Beekeepers Fume at Association’s Endorsement of Fatal Insecticides
Britain’s beekeepers are at war over their association’s endorsement for money of four insecticides, all of them fatal to bees, made by major chemical companies.
The British Beekeepers’ Association has been selling its logo to four European pesticide producers and is believed to have received about £175,000 in return.
The active ingredient chemicals in the four pesticides the beekeepers endorsed are synthetic pyrethroids, which are among the most powerful of modern insect-killers.
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The deal was struck in secret by the beekeepers’ association executive without the knowledge of the overwhelming majority of its members.
After news of the deal emerged, some members expressed outrage and others resigned.
The beekeepers have now said they will end their pesticide endorsements – but have left the door open to future deals with agrochemical companies.
The battling beekeepers will have a showdown this weekend at the National Beekeeping Centre at Stoneleigh in Warwickshire.
An open letter signed by prominent figures in the world of the environment and agriculture condemns the British Beekeepers’ Association for its commercial relationship with the German chemicals giants Bayer and BASF, the Swiss-based Syngenta and the Belgian firm Belchim – and demands that it permanently sever commercial links with agrochemical companies.
“A charity that claims to have the interests of bees and beekeeping at heart should never put itself in a position where it is under the influence of corporations whose purpose is to sell insecticides which are able to kill bees,” said Philip Chandler, a Devon beekeeper and one of the organisers of the open letter, which has been signed by the botanist David Bellamy, the author and television wildlife presenter Chris Packham and Lord Melchett, policy director of the Soil Association, the organic farming body. “It is the equivalent of a cancer research charity being controlled by a tobacco company,” Mr Chandler added.
The beekeepers’ executive, which effectively controls all the association’s affairs, has thus far fended off attempts by its membership at getting the policy reversed.
The beekeepers’ association’s deal with the chemical companies had been running since 2001, and it received £17,500 a year for endorsing four pesticides: Bayer’s Decis, BASF’s Contest (also known as Fastac), Syngenta’s Hallmark and Belchim’s Fury.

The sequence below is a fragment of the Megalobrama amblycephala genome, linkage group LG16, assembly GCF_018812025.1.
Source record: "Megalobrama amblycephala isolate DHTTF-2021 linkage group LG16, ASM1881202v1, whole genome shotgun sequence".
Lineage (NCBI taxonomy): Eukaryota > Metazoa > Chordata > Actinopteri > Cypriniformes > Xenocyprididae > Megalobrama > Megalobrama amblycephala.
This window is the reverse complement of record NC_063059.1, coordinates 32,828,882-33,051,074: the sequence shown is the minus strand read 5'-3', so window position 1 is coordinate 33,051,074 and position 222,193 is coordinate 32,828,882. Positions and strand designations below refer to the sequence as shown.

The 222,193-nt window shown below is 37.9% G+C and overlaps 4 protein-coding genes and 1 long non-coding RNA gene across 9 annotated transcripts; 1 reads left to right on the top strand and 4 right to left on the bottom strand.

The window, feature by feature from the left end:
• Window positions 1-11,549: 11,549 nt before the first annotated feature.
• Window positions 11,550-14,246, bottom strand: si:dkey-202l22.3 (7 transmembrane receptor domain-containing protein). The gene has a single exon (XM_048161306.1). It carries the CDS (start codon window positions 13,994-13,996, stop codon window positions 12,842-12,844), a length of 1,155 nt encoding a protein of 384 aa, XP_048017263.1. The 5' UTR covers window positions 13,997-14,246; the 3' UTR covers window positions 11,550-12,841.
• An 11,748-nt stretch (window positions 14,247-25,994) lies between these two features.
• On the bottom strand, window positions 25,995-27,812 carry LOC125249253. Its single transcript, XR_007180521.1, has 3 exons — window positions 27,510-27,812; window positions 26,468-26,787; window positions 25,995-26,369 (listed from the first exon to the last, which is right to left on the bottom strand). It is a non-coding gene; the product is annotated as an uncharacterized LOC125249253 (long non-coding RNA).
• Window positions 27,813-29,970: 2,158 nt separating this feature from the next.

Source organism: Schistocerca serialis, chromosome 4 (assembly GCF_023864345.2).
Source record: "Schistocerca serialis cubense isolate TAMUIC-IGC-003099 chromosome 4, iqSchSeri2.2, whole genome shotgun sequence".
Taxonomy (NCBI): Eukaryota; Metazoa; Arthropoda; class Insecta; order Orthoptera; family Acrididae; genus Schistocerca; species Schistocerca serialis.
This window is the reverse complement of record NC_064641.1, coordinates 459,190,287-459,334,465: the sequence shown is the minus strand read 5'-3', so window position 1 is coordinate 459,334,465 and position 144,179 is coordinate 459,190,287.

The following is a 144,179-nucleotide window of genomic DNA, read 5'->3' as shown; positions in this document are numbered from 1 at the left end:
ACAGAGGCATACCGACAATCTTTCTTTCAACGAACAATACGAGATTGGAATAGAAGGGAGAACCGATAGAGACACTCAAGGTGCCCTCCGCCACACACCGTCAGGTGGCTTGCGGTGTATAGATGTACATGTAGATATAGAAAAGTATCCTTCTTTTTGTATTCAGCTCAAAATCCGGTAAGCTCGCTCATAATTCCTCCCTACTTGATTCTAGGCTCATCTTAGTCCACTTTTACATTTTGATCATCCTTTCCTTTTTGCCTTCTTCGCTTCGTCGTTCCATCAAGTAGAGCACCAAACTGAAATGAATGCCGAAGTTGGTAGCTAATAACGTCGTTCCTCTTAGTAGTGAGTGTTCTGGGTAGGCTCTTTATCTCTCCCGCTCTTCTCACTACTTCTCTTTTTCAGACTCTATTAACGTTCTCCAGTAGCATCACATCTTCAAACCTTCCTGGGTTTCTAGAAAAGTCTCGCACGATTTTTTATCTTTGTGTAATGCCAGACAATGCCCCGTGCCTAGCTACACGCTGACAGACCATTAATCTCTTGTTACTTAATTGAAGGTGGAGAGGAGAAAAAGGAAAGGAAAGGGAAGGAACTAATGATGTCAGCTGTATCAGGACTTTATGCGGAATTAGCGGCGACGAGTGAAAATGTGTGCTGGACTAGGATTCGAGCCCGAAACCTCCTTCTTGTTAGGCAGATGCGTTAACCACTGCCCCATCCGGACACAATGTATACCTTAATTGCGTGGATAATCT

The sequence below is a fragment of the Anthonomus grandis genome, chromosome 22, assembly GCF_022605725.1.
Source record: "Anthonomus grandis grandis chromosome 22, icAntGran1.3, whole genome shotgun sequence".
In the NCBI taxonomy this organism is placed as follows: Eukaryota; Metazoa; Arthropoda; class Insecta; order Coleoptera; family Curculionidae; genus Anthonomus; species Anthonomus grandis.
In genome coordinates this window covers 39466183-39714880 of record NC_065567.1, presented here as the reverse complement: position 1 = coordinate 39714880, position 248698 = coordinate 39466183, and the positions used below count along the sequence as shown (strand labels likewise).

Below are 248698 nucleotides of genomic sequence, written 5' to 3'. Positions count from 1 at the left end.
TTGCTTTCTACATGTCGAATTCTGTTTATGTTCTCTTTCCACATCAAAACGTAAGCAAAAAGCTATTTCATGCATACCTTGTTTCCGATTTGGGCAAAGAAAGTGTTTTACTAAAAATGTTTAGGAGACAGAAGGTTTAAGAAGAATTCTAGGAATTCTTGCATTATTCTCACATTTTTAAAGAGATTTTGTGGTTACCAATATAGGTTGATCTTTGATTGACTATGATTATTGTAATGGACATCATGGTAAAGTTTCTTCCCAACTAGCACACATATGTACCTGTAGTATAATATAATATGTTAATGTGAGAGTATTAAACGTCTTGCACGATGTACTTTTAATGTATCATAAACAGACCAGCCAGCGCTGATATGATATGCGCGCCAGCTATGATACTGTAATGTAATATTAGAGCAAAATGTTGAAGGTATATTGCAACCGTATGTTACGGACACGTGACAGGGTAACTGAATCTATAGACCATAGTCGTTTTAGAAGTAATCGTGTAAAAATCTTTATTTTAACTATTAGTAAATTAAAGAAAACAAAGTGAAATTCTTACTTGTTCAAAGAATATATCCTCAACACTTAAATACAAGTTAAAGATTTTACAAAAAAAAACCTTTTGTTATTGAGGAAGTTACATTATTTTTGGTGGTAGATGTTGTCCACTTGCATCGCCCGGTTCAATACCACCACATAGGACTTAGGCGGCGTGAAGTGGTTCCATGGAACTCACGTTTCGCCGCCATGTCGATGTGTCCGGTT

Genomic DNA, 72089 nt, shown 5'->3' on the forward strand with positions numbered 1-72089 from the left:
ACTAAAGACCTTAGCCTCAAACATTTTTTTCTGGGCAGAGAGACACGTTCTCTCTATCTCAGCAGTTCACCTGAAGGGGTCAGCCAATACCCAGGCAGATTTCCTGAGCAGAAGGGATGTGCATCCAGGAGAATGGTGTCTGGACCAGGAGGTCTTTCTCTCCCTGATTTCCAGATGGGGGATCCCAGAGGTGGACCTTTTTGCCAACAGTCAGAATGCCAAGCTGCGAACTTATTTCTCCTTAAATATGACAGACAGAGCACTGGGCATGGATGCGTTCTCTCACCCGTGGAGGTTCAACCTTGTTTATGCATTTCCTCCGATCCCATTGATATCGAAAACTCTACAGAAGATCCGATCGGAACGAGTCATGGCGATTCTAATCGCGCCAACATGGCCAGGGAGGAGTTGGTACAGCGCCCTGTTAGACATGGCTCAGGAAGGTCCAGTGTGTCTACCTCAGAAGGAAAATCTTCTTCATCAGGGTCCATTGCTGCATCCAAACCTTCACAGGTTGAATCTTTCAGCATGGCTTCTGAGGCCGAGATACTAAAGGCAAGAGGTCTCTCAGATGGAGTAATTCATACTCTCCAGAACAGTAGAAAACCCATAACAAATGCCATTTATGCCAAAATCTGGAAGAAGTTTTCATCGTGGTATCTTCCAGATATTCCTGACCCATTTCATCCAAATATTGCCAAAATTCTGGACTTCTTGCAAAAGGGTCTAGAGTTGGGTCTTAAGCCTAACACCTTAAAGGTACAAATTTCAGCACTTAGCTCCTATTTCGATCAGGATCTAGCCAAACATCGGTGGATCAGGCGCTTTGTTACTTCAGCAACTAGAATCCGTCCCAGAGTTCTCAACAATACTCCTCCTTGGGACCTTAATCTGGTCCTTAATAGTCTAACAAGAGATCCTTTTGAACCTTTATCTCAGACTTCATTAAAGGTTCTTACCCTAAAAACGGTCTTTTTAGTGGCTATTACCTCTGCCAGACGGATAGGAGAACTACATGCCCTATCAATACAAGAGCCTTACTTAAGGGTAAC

The British Beekeepers’ Association referred to the pesticides on several occasions in the newsletter BBKA News as “bee friendly” or “bee safe”. Yet a 2003 study in the Bulletin of Insectology on modelling the acute toxicity of pesticides to honey bees found that cypermethrin, the active ingredient of Fury and Contest, and deltamethrin, the active ingredient of Decis, were in the top four most toxic to bees of all the 100 substances evaluated. Cypermethrin was second most toxic, and deltamethrin was fourth. (The active ingredient of Hallmark, lambda-cyhalothrin, was not included in the test.) Other studies confirm these conclusions.
Protests have mounted as the revelations came out. Such has been the anger of grass-roots beekeepers that the executive announced a strategic review of its links with “the plant protection industry”, which concluded that endorsement and “related product specific payments” would cease “as soon as practically possible”.
Yesterday the British Beekeepers’ Association president, Martin Smith, confirmed the pesticide endorsements had finished, although he said there might still be some pesticide packaging in circulation bearing the BBKA logo. “We would expect that to be withdrawn within three months,” he said.
Mr Smith said that the deals had been originally done as a means of developing good practice in relation to bees with the pesticides when they had been introduced, but that this aim had been achieved – so they were no longer necessary.
His announcement left the door open to future deals by insisting that “the trustees do not preclude accepting funds in the future from either the crop protection industry… or individual companies”. Some beekeepers feel this is insufficient and want all links to be broken.
At this weekend’s meeting a motion put down by the Twickenham and Thames Valley Beekeeping Association stipulates that “the BBKA cease any commercial relationships with agrochemical or associated companies, including all endorsement of pesticides”.
One of the drafters of the motion, Kate Canning, said last night: “They’re leaving the door open for future agro-chemical relationships. Our bees deserve better than this. It’s time for a clean, green break.”
The beekeepers executive is trying to head off the move by inserting its own motion ahead of the Twickenham and Thames Valley one, which asks delegates to support them in the way in which it “should manage its intellectual property”. It goes on: “This includes the use of its logo and maximises the benefits which can be gained from these assets and its reputation.”
Mr Smith said the logo would not be used on pesticides in the future.